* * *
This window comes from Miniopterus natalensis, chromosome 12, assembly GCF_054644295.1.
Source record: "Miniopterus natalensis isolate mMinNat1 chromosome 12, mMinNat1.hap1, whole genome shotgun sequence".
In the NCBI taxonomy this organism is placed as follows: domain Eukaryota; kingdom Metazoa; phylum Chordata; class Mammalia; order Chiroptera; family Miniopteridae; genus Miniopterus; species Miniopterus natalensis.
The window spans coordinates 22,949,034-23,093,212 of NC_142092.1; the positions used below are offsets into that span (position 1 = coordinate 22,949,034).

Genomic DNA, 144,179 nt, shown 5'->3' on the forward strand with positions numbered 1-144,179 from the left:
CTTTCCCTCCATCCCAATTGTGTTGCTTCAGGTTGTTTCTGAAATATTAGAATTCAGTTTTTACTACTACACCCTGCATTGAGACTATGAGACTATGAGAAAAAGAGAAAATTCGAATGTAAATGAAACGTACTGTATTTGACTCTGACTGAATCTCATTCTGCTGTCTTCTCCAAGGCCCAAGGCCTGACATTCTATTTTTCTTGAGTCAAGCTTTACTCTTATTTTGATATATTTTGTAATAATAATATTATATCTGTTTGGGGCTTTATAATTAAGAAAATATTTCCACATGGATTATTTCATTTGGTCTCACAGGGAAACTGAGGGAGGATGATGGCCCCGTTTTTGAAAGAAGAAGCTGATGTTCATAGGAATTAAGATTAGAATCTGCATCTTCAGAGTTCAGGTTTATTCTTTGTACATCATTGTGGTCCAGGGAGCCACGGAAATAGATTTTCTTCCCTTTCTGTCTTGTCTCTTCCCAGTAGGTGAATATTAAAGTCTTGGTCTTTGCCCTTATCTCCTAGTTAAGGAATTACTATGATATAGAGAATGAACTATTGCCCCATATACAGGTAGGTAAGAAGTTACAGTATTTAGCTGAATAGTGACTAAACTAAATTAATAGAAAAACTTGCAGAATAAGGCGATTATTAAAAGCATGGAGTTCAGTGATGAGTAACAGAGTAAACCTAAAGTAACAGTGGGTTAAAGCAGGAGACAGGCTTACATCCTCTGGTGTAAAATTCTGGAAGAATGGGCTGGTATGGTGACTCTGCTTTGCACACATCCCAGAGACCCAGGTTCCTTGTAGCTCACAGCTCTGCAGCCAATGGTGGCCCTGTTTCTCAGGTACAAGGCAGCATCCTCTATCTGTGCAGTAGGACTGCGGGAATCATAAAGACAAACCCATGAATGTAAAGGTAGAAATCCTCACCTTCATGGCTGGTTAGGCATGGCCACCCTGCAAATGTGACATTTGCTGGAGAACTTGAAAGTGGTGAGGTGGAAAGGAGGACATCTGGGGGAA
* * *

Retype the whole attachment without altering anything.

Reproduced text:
This window comes from Miniopterus natalensis, chromosome 12, assembly GCF_054644295.1.
Source record: "Miniopterus natalensis isolate mMinNat1 chromosome 12, mMinNat1.hap1, whole genome shotgun sequence".
In the NCBI taxonomy this organism is placed as follows: domain Eukaryota; kingdom Metazoa; phylum Chordata; class Mammalia; order Chiroptera; family Miniopteridae; genus Miniopterus; species Miniopterus natalensis.
The window spans coordinates 22,949,034-23,093,212 of NC_142092.1; the positions used below are offsets into that span (position 1 = coordinate 22,949,034).

Genomic DNA, 144,179 nt, shown 5'->3' on the forward strand with positions numbered 1-144,179 from the left:
CTTTCCCTCCATCCCAATTGTGTTGCTTCAGGTTGTTTCTGAAATATTAGAATTCAGTTTTTACTACTACACCCTGCATTGAGACTATGAGACTATGAGAAAAAGAGAAAATTCGAATGTAAATGAAACGTACTGTATTTGACTCTGACTGAATCTCATTCTGCTGTCTTCTCCAAGGCCCAAGGCCTGACATTCTATTTTTCTTGAGTCAAGCTTTACTCTTATTTTGATATATTTTGTAATAATAATATTATATCTGTTTGGGGCTTTATAATTAAGAAAATATTTCCACATGGATTATTTCATTTGGTCTCACAGGGAAACTGAGGGAGGATGATGGCCCCGTTTTTGAAAGAAGAAGCTGATGTTCATAGGAATTAAGATTAGAATCTGCATCTTCAGAGTTCAGGTTTATTCTTTGTACATCATTGTGGTCCAGGGAGCCACGGAAATAGATTTTCTTCCCTTTCTGTCTTGTCTCTTCCCAGTAGGTGAATATTAAAGTCTTGGTCTTTGCCCTTATCTCCTAGTTAAGGAATTACTATGATATAGAGAATGAACTATTGCCCCATATACAGGTAGGTAAGAAGTTACAGTATTTAGCTGAATAGTGACTAAACTAAATTAATAGAAAAACTTGCAGAATAAGGCGATTATTAAAAGCATGGAGTTCAGTGATGAGTAACAGAGTAAACCTAAAGTAACAGTGGGTTAAAGCAGGAGACAGGCTTACATCCTCTGGTGTAAAATTCTGGAAGAATGGGCTGGTATGGTGACTCTGCTTTGCACACATCCCAGAGACCCAGGTTCCTTGTAGCTCACAGCTCTGCAGCCAATGGTGGCCCTGTTTCTCAGGTACAAGGCAGCATCCTCTATCTGTGCAGTAGGACTGCGGGAATCATAAAGACAAACCCATGAATGTAAAGGTAGAAATCCTCACCTTCATGGCTGGTTAGGCATGGCCACCCTGCAAATGTGACATTTGCTGGAGAACTTGAAAGTGGTGAGGTGGAAAGGAGGACATCTGGGGGAA